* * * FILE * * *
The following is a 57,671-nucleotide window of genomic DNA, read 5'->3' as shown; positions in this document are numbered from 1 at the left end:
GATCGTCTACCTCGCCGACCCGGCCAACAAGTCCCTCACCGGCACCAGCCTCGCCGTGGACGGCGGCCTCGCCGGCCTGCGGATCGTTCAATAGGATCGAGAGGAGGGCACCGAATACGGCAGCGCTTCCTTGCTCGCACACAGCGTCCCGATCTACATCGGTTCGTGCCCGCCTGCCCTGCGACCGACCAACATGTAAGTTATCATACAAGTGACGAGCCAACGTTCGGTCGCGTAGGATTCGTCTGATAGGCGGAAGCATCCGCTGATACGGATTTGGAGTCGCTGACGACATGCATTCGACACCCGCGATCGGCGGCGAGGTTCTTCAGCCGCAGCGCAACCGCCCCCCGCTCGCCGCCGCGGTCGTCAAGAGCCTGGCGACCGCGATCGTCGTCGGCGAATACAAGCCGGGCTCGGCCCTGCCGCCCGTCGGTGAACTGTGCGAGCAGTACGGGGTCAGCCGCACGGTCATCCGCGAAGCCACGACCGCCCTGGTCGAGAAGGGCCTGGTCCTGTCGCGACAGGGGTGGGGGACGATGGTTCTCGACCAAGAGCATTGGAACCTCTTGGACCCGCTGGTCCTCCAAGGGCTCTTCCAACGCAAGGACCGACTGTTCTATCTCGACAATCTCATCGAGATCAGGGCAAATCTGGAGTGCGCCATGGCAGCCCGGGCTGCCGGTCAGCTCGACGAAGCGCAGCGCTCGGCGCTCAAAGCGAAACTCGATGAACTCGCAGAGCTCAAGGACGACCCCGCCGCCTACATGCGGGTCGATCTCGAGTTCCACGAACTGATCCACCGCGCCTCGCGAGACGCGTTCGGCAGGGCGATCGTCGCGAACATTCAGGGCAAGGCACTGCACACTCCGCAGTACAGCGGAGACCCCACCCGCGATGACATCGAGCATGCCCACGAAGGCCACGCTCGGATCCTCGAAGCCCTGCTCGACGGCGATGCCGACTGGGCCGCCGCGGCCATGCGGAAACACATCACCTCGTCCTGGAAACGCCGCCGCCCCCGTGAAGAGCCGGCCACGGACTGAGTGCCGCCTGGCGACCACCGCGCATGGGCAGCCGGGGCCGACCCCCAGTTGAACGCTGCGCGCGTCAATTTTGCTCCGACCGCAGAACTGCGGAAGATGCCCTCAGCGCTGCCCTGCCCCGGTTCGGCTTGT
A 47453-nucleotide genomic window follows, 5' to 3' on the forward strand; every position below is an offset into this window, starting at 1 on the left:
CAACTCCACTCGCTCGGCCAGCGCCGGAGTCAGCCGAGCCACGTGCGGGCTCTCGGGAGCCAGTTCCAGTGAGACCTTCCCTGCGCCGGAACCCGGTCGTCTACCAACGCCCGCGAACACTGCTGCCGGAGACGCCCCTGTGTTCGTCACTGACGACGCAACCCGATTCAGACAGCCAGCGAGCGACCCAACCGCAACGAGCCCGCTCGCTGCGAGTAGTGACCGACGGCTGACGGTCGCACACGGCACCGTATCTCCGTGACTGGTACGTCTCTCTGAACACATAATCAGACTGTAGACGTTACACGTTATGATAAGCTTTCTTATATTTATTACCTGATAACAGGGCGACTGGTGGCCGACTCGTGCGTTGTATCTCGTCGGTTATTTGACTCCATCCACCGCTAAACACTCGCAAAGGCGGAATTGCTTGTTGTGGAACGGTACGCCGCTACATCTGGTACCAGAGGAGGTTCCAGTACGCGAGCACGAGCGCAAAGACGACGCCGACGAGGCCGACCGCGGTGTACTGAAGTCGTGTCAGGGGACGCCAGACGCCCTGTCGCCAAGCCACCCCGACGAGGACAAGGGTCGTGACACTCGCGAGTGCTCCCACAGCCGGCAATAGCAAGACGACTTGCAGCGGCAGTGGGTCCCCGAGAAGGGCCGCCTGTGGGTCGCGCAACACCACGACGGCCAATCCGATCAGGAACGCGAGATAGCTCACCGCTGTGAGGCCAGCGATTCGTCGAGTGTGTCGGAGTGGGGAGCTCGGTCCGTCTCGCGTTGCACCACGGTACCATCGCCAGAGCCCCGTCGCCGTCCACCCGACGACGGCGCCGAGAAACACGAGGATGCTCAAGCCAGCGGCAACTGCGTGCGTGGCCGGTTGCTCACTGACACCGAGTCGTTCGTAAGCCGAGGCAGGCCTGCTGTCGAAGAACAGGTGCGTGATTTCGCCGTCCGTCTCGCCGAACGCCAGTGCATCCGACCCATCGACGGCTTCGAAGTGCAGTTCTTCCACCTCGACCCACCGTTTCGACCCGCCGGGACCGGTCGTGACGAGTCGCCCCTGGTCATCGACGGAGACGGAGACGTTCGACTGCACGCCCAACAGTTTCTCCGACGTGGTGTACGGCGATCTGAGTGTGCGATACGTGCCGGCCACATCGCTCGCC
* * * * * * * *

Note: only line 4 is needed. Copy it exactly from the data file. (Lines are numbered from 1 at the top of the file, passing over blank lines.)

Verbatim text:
CAACTCCACTCGCTCGGCCAGCGCCGGAGTCAGCCGAGCCACGTGCGGGCTCTCGGGAGCCAGTTCCAGTGAGACCTTCCCTGCGCCGGAACCCGGTCGTCTACCAACGCCCGCGAACACTGCTGCCGGAGACGCCCCTGTGTTCGTCACTGACGACGCAACCCGATTCAGACAGCCAGCGAGCGACCCAACCGCAACGAGCCCGCTCGCTGCGAGTAGTGACCGACGGCTGACGGTCGCACACGGCACCGTATCTCCGTGACTGGTACGTCTCTCTGAACACATAATCAGACTGTAGACGTTACACGTTATGATAAGCTTTCTTATATTTATTACCTGATAACAGGGCGACTGGTGGCCGACTCGTGCGTTGTATCTCGTCGGTTATTTGACTCCATCCACCGCTAAACACTCGCAAAGGCGGAATTGCTTGTTGTGGAACGGTACGCCGCTACATCTGGTACCAGAGGAGGTTCCAGTACGCGAGCACGAGCGCAAAGACGACGCCGACGAGGCCGACCGCGGTGTACTGAAGTCGTGTCAGGGGACGCCAGACGCCCTGTCGCCAAGCCACCCCGACGAGGACAAGGGTCGTGACACTCGCGAGTGCTCCCACAGCCGGCAATAGCAAGACGACTTGCAGCGGCAGTGGGTCCCCGAGAAGGGCCGCCTGTGGGTCGCGCAACACCACGACGGCCAATCCGATCAGGAACGCGAGATAGCTCACCGCTGTGAGGCCAGCGATTCGTCGAGTGTGTCGGAGTGGGGAGCTCGGTCCGTCTCGCGTTGCACCACGGTACCATCGCCAGAGCCCCGTCGCCGTCCACCCGACGACGGCGCCGAGAAACACGAGGATGCTCAAGCCAGCGGCAACTGCGTGCGTGGCCGGTTGCTCACTGACACCGAGTCGTTCGTAAGCCGAGGCAGGCCTGCTGTCGAAGAACAGGTGCGTGATTTCGCCGTCCGTCTCGCCGAACGCCAGTGCATCCGACCCATCGACGGCTTCGAAGTGCAGTTCTTCCACCTCGACCCACCGTTTCGACCCGCCGGGACCGGTCGTGACGAGTCGCCCCTGGTCATCGACGGAGACGGAGACGTTCGACTGCACGCCCAACAGTTTCTCCGACGTGGTGTACGGCGATCTGAGTGTGCGATACGTGCCGGCCACATCGCTCGCC